All data were analyzed with separate group × time mixed factorial analysis of variance (ANOVA). For evaluation of effects of supplementation in phase I, resting hormonal concentrations and indicators of systemic oxidative stress at T0 and T1 were assessed with separate 2 × 2 mixed factorial ANOVAs. Phase III evaluation of squat, leg press, and leg extension strength at T1 and T2 were assessed with separate 2 × 2 mixed factorial ANOVAs. In phase II, circulating lactate and myoglobin from Pre-5H were assessed with separate 3 × 4 mixed factorial ANOVAs. Creatine kinase activity at Pre, 24H, 48H, and 96H were assessed with 3 × 4 mixed factorial ANOVAs and circulating testosterone, cortisol, FRAP, TBARS, and TAC from Pre-96H were assessed with separate 3 × 7 mixed factorial ANOVAs. If a significant group × time interaction was observed, relevant post hoc procedures (1-way ANOVA, t-test) were conducted. If significant main effects of time were observed, post hoc least significant differences pairwise comparisons were conducted. Furthermore, Cohen's d was calculated for between-group differences when comparing PPB and PL, and effect sizes were interpreted as small (0.2), medium (0.5), and large (0.8) (7). Statistical software (SPSS; V. 20.0; SPSS, Inc., Chicago, IL, USA) was used for all analyses. Results were considered significant at an alpha level of p ≤ 0.05. Also, results were considered a trend at a p value ≤0.10. All data are reported as mean ± SD.

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Results

At baseline, no differences were observed between CON, PPB, and PL in age (p = 0.303) or height (p = 0.230). There was a significant group difference in body mass at T0 (p = 0.019) with PPB (69.3 ± 7.5 kg) being significantly less than PL (83.8 ± 15.8 kg). As body mass was different between PPB and PL, all 1RM values were calculated relative to body mass. Relative squat (p = 0.028) and leg extension (p = 0.007) 1RM were significantly greater in PPB when compared with PL at T1. Furthermore, there was a trend (p = 0.091) toward PPB being greater than PL for relative leg press at T1. In terms of diet, no differences were noted for daily average calories (p = 0.854), protein (p = 0.797), carbohydrates (p = 0.634), or fat (p = 0.986) consumed during the acute high-volume lower-body resistance exercise session between CON, PPB, and PL. Furthermore, no differences were observed in daily average caloric (p = 0.712), protein (p = 0.885), carbohydrate (p = 0.784), and fat (p = 0.827) intake throughout the training period between PPB and PL.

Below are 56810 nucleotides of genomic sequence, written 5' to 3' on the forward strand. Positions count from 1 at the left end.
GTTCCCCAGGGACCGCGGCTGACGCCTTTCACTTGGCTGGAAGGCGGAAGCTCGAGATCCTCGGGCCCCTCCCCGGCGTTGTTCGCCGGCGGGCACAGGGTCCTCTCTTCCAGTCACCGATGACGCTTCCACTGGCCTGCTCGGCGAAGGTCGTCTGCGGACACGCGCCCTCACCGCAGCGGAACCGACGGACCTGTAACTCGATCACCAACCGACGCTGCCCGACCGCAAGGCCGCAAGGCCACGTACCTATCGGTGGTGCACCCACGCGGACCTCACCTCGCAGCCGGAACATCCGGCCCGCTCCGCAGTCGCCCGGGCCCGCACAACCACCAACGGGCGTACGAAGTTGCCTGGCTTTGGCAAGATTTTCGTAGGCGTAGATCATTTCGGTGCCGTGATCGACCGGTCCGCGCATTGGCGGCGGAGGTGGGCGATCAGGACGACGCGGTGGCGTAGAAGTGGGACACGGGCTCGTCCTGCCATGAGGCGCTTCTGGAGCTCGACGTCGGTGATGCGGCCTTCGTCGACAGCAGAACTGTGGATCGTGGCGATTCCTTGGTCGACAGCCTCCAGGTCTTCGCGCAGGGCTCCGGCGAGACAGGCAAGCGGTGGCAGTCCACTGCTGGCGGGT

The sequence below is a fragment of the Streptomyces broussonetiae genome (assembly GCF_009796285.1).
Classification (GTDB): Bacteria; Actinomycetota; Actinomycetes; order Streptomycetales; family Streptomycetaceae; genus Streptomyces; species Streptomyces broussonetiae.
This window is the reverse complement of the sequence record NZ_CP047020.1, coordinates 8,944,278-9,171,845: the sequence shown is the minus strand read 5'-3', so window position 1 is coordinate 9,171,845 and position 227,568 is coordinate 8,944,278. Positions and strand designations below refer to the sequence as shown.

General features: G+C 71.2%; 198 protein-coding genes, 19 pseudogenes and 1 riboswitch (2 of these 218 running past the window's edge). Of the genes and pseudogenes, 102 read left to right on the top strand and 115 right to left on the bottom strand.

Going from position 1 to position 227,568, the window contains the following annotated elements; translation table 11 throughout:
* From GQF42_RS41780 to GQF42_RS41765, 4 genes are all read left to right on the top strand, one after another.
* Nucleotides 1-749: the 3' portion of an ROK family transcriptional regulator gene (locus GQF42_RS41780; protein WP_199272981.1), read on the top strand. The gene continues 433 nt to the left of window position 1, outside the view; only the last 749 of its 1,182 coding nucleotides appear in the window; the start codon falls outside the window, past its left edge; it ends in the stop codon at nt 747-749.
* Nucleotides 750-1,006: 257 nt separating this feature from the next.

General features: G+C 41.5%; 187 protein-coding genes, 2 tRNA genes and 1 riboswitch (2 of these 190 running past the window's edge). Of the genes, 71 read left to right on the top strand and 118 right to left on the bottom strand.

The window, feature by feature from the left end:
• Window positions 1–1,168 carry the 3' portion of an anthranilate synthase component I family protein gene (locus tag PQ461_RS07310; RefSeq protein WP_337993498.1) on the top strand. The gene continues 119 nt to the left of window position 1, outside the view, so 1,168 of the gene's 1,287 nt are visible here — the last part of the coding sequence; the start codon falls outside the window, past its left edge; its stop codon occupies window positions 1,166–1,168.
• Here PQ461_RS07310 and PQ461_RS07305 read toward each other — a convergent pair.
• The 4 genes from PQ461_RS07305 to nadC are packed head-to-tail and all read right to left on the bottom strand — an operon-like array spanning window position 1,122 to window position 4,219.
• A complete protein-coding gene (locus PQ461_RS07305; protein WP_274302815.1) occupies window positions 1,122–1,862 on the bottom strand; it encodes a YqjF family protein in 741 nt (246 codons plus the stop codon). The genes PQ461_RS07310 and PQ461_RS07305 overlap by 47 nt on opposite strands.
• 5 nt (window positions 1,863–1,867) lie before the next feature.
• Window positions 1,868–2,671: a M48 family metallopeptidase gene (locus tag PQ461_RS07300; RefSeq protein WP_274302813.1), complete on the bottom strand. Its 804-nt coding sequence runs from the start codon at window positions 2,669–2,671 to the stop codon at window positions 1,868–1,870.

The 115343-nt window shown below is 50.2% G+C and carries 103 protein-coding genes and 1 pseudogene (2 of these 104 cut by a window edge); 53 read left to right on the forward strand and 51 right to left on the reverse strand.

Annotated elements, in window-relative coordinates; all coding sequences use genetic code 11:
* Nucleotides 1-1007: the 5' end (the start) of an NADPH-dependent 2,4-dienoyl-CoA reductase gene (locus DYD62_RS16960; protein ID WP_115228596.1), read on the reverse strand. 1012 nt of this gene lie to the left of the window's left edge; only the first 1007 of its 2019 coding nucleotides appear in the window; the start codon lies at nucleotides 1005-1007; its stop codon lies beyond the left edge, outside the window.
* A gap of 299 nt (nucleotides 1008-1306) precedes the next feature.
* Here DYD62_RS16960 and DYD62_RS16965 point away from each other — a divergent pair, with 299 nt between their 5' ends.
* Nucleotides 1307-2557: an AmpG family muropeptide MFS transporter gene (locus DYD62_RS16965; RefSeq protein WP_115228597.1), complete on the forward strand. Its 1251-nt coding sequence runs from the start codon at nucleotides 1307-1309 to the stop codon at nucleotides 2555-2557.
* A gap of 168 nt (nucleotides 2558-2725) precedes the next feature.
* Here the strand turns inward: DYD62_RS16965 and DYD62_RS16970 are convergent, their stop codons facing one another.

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Phase I: 4-Week Supplementation Period

The circulating hormonal concentrations and indicators of systemic oxidative stress before and after the 4-week supplementation period in phase I are presented in Table 1. There was a significant group × time interaction (p = 0.013) for TAC, with differences identified at T1 (p = 0.025). The between-group differences at T1 were large (d = 0.89) in favor of PPB. Furthermore, PPB had a significant increase (p = 0.010) from T0 to T1, whereas PL did not significantly change (p = 0.297). Changes in TAC from presupplementation to postsupplementation in PPB and PL can be seen in Figure 3. No significant group × time interactions (p = 0.302 and p = 0.773) or main effects for time (p = 0.850 and p = 0.818) were noted after 4 weeks of supplementation period in FRAP and TBARS, respectively, with small effects between PPB and PL.

Table 1

Table 1

Figure 3

Figure 3